Lung
Screening

Annual lung cancer screening can save your life.


Even if you have no symptoms or signs of lung cancer (and almost 100% of the time, there are no symptoms until its later stages), your age and smoking history can give you a high risk of acquiring the disease. Smoking is responsible for about 85% of lung cancer diagnoses. The risk also increases with age. Quitting smoking and eliminating your exposure to tobacco are the only ways to lower your risk.

In general, adults 55 and over who are current heavy smokers (one to two packs per day) or have quit within the past 15 years should be screened every year with a test called low dose computed tomography, also called a low-dose CT scan or LDCT.

Annual lung cancer screening can save your life.


Even if you have no symptoms or signs of lung cancer (and almost 100% of the time, there are no symptoms until its later stages), your age and smoking history can give you a high risk of acquiring the disease. Smoking is responsible for about 85% of lung cancer diagnoses. The risk also increases with age. Quitting smoking and eliminating your exposure to tobacco are the only ways to lower your risk.

In general, adults 55 and over who are current heavy smokers (one to two packs per day) or have quit within the past 15 years should be screened every year with a test called low dose computed tomography, also called a low-dose CT scan or LDCT.

Lung cancer is the leading cause of cancer death in the United States. The most common type— non-small cell lung cancer—can sometimes be cured if it is found early enough. Treatment involves surgery to remove the part of the lung that has cancer. Unfortunately, about 90% of the people who have lung cancer die from the disease, in part because it is often not found until the cancer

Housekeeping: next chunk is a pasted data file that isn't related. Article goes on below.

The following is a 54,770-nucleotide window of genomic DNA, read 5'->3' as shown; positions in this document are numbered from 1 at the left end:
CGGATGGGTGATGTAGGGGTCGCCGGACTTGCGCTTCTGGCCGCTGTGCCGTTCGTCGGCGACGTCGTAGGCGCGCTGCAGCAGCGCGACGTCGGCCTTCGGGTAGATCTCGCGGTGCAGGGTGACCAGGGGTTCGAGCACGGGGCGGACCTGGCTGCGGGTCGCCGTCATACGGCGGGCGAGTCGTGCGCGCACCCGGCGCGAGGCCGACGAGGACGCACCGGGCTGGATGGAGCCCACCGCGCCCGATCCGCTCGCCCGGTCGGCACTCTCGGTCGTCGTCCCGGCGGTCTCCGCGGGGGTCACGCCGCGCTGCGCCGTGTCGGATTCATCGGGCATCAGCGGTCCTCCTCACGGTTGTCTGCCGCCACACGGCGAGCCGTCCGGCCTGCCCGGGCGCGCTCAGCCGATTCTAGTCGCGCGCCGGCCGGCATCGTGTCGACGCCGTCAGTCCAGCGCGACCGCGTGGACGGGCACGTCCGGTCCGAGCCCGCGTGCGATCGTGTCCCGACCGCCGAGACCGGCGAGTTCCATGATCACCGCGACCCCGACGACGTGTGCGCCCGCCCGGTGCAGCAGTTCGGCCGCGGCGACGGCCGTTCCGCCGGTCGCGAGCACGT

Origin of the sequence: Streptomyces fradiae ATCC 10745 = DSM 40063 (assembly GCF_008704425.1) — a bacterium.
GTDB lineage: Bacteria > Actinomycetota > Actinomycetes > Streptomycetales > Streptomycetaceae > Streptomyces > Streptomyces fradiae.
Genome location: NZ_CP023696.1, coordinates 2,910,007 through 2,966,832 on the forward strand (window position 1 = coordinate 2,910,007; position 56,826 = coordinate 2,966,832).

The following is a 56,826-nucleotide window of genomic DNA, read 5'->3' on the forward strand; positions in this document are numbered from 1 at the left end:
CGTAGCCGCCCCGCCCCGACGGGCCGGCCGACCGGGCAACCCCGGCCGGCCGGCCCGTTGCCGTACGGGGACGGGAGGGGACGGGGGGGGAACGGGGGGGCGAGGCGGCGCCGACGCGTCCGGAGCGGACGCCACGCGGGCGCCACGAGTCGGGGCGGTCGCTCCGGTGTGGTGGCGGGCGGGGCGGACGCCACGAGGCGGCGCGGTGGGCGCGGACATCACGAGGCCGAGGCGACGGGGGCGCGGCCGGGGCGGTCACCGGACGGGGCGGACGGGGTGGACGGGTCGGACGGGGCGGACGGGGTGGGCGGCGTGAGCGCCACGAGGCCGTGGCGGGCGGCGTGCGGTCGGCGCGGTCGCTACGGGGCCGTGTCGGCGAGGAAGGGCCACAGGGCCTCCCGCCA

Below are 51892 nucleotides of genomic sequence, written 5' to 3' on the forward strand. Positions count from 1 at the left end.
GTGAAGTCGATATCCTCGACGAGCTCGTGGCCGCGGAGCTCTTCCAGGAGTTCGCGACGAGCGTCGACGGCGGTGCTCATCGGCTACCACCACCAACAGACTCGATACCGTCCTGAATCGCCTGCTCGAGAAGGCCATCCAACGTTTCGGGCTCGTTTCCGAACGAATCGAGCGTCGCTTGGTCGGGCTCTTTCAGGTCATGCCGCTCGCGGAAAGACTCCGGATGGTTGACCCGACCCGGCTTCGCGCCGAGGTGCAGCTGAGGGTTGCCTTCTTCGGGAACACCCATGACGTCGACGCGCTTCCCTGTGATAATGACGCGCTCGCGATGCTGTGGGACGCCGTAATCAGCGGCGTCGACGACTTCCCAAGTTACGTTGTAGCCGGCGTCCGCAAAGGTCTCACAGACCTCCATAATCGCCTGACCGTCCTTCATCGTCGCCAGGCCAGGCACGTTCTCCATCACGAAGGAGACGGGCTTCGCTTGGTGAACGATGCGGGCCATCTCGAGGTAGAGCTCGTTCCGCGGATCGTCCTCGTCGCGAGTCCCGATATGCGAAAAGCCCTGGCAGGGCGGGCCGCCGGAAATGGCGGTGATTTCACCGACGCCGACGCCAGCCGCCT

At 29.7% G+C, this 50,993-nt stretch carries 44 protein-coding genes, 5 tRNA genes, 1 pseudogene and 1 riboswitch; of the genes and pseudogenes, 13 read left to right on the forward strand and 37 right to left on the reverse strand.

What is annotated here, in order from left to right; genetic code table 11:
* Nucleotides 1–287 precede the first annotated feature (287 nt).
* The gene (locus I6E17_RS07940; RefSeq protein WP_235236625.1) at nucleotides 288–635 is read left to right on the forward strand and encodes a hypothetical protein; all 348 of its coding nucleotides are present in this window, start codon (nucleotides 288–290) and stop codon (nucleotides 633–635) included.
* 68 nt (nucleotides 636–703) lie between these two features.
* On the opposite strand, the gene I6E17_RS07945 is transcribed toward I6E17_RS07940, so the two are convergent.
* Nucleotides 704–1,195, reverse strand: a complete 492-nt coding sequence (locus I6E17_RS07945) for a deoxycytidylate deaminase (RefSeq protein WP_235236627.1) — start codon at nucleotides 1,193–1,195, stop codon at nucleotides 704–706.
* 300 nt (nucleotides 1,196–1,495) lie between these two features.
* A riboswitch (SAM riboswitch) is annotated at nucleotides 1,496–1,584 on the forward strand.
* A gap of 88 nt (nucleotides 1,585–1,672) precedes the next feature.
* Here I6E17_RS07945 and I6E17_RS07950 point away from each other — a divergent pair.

is at an advanced stage.

That’s why lung cancer screening is so important if you are in the high-risk group (heavy smoker or former heavy smoker who quit in the past 15 years and is currently 55 or older). During a low-dose CT scan, an X-ray machine scans the body and uses low doses of radiation to take a series of detailed pictures of the lungs. Low-dose CT scans more accurately identify early stage cancer than do other screening tests. Many lung cancer deaths can be prevented by screening high-risk people every year.

Sometimes, the LDCT produces a “false positive,” indicating a person has cancer when they don’t. For that reason, never be alarmed if you get a positive result. Our physicians will take steps to ensure the ultimate diagnosis is correct. Whether you get screened for lung cancer is up to you. But you need to be in good health and not have had any recent radiation treatments, including X-rays or CT scans.

DO YOU QUALIFY FOR SCREENINGS?

ANSWER SIX SIMPLE QUESTIONS TO FIND OUT.

1. Are you between ages 55 and 80?

YesNo

2. Are you now or have you ever been a smoker?

YesNo

3. Have you smoked as much as a pack or two a day for 15–30 years?

YesNo

4. Have you quit smoking in the last 15 years?

YesNo

5. Are you currently in good health?

YesNo

6. Have you had an X-ray or low-dose CT (LCDT) scan recently?

YesNo

You are a good candidate for a lung cancer screening. To be certain, please contact us to schedule an appointment.

You are likely not a candidate for a lung cancer screening. To be certain, please contact us to schedule an appointment.

You are a good candidate for a lung cancer screening. Due to your current health
and your recent X-ray or CT scan, we may want to wait before scheduling it.
Please call at 239-574-2644 and speak to one of our physicians.

SCHEDULE AN APPOINTMENT TODAY!

Call 239.574.2644 or send us a message to schedule your appointment now.

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